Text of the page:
Knitting continues to happen all around Dunwoody. From the Atlanta Knitting Guild that meets monthly at St. Patrick's Episcopal Church on North Peachtree and my favorite knitting circle at St. Luke's Presbyterian Church to knit-ins at Starbucks and Barnes & Noble, a sometimes surprising (to others) cross-section of knitters gathers to enjoy their craft. Some of my favorite knits come from twenty-somethings who consider knitting part and parcel of the whole self reliance/sustainable movement. (One posted on her blog that she refuses to wear anything she hasn't sewn or knitted herself. Her clothing creations are unbelievably beautiful and detailed ... fashionistas would be very, very envious.)

I've been knitting for babies lately ... organic cotton frocks, richly hued hats and sweaters in all-season cotton, soft blankets, and felted jester boots. It's fun to play with color and texture in creating these gifts and custom orders. I prefer natural fibers for most of my knitting, though sometimes I have to compromise with cotton. By itself, cotton has a tendency to stretch and sag; with a little manmade fiber or wool twisted into the yarn, it can stand up to wear and tear. I've found some amazing organic cotton yarns that hold their own, so I'm busily acquiring hanks of the yarn whenever I find them.

Felted jester booties for a toddler ... when I knit these with wool yarn, they're twice as large as they are when they come out of the hot water felting bath.

Organic cotton ... I love this pattern so much I'm making several more in various combinations of natural beige, cream, and tan

Those little leaves at the waist continue around the back.

A round blanket to wrap around a darling baby. Soft cotton yarn will be easy to wash.

I love Elizabeth Zimmerman's magical Baby Surprise Jacket pattern. I'm pleasantly surprised every time I knit one and love how it fits on babies and toddlers.

I'd still like to knit a custom lace shawl for a follower ... it may take awhile, but when that 100th follower signs up, I'll choose a winner at random, let them choose a color, and knit like crazy to create a lovely shawl.

Dunwoody knitting continues ...

Saturday, May 21, 2011


I wish I had a picture from last night's Dunwoody High School Senior Blast: our son riding the mechanical bull.

We stepped back, giving our son room to go solo, driving himself at midnight to the DHS annual event and back home again at 6 am. A trial run for the parents, who probably have hovered a bit too much thanks to the never-far-from-mind challenges of Crohn's.

He's fine. And ready for college.

We couldn't be happier.

He had a great time last night, thanks to a huge cadre of parent volunteers who organized and staffed an event filled with music, casino games (strictly for fun), hypnotist, prizes, and more.

I really want a picture of him on that mechanical bull.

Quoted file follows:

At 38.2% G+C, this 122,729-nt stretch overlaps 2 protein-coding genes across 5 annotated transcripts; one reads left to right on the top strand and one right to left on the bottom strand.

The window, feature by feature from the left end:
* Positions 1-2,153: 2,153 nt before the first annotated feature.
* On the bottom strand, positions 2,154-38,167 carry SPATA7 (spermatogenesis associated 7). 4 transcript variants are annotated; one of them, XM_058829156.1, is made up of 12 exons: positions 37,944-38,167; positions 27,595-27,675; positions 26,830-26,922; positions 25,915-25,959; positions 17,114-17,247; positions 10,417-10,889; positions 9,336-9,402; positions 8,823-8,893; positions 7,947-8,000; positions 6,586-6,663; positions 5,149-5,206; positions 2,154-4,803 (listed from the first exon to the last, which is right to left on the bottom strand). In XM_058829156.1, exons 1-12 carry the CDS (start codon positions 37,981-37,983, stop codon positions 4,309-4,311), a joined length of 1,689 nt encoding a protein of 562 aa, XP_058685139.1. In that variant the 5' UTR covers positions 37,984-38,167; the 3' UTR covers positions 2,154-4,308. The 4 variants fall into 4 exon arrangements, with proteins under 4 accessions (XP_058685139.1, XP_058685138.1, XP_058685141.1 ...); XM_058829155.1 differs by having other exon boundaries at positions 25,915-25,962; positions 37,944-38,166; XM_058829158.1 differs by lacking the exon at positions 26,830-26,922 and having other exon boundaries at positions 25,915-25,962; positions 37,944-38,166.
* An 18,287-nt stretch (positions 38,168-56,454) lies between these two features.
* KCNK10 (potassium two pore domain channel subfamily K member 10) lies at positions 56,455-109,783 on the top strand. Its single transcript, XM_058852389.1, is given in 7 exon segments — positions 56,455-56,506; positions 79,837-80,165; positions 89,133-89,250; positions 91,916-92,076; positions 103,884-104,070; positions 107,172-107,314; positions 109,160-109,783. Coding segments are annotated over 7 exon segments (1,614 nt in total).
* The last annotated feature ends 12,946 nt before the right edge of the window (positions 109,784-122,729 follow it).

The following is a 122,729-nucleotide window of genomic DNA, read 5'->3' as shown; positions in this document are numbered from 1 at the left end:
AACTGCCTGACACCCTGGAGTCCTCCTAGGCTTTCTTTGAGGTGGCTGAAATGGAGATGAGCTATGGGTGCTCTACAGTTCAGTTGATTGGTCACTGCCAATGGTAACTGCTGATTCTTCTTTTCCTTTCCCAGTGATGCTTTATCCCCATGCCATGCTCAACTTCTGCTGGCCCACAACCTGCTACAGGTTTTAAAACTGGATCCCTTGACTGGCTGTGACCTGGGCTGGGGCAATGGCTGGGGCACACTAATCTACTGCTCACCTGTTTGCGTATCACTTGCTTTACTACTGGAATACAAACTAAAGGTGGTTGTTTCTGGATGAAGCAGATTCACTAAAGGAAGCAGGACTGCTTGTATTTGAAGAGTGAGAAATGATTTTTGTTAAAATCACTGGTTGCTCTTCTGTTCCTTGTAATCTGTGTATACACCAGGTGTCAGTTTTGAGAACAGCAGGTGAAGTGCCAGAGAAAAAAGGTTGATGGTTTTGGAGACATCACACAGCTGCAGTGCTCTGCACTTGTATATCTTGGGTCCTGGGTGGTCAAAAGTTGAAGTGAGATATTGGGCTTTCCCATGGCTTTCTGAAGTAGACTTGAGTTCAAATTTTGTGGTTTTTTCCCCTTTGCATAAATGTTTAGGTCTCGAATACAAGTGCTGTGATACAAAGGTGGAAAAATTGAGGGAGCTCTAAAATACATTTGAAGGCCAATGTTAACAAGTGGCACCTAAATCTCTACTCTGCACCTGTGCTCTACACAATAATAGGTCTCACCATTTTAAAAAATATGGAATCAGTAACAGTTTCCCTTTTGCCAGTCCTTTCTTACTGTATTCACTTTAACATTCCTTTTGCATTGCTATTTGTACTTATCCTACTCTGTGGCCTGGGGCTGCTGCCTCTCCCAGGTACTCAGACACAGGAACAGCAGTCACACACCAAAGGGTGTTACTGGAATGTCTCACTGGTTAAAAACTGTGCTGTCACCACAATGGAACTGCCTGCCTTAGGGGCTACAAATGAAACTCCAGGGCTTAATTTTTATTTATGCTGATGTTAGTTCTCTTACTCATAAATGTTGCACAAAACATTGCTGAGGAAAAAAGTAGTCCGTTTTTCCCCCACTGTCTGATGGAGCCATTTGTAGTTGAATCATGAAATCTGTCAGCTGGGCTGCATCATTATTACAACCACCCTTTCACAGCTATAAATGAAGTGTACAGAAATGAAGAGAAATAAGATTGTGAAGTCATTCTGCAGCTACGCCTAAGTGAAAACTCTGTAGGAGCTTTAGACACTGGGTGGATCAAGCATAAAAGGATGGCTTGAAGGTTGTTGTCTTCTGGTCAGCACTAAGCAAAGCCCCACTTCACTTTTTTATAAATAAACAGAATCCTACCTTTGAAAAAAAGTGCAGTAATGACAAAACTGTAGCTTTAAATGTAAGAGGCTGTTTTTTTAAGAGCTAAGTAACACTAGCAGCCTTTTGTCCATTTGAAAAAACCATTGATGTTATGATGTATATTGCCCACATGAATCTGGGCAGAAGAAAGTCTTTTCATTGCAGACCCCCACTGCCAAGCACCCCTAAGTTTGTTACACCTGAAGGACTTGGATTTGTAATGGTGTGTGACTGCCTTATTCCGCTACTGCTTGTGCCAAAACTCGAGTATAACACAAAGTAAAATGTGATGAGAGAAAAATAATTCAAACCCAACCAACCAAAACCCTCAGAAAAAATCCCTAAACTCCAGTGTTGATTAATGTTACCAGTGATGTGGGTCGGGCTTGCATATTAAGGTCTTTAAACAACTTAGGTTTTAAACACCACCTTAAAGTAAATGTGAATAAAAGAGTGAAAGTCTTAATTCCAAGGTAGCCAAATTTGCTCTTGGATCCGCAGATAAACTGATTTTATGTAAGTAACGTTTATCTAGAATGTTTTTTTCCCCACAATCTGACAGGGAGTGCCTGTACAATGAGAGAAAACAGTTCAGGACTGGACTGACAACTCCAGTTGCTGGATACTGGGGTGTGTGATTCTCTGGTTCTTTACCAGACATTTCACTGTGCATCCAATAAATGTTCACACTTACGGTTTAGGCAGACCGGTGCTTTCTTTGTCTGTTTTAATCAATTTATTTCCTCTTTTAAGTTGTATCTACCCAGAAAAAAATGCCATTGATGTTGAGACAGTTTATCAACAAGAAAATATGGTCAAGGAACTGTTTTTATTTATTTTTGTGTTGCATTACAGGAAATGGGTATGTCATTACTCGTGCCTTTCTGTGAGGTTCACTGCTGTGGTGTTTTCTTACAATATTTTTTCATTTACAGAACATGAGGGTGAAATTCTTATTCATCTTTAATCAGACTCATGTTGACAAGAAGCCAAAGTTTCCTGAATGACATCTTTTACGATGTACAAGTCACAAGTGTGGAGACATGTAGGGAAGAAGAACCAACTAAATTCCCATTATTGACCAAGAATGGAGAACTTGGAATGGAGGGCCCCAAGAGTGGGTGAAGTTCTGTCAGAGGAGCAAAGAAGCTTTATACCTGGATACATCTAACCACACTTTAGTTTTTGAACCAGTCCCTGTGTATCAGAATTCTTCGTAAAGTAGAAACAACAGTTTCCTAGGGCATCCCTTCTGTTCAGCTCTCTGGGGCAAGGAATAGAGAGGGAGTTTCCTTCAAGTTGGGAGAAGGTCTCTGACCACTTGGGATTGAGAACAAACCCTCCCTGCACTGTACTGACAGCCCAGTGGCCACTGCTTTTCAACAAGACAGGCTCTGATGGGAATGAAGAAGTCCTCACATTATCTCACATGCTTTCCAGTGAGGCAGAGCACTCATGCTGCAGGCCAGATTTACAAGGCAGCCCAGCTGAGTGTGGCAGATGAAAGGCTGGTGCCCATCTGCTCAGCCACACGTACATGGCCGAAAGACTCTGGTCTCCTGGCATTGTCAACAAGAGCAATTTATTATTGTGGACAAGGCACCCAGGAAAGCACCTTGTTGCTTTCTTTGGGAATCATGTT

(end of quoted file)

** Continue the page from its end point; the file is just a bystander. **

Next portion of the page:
Adam and Anna Grace on the lawn after the ceremony. Graduating high school senior and incoming high school freshman.
Our favorite graduation photo. This is quintessential Adam ... reserved, checking out the scene, relaxed now that the "have to" part is over.

Friday, May 20, 2011

The Dunwoody Stipple

What were they thinking?

Our home was built in the early 1970's, in a somewhat straightforward Williamsburg/Federal four-over-four-and-a-center-door style with lots of dark paneling, dentil moulding, slate floor entry, and shaggy carpet. We know that because it was still in that condition when we bought it ten+ years ago. We've done quite a bit of updating, but one thing remains ... the stippled ceilings. The sheetrock crews evidently loved stipples, swacking a mop-like gadget up against the ceilings, creating this floral-like textured effect.

Better than popcorn ceilings. But not nearly as nice as SMOOTH ceilings.

We had a leak in an upstairs bathroom, which flowed through to the kitchen ceiling. The plumber had to cut a hole in the ceiling to fix the problem. Which lead to another necessary repair, to the sheetrock.
Not so simple. Oh, the sheetrock and mud were pretty straightforward. The challenge? The blasted stippled ceiling.  We got estimates from a series of handy-people who said, with great honesty, they weren't sure they could match the stipple, but would try.

Our handy-dandy contractor is hard at work right now, cutting sheetrock, screwing it into place, mudding the seams, and preparing his hand-made stipple tool.

Keeping my fingers crossed that the results will look somewhat seamless. So to speak.

Saturday, May 14, 2011

Tree down.

That large red maple in the front yard? The beautiful, massive, overarching canopy that shades our home and accents our front yard?

The one whose shallow roots soak up moisture and prevent any kind of grass growth?

It's doomed.

Last year, I treated an emerging hole in the trunk after carpenter ants got inside.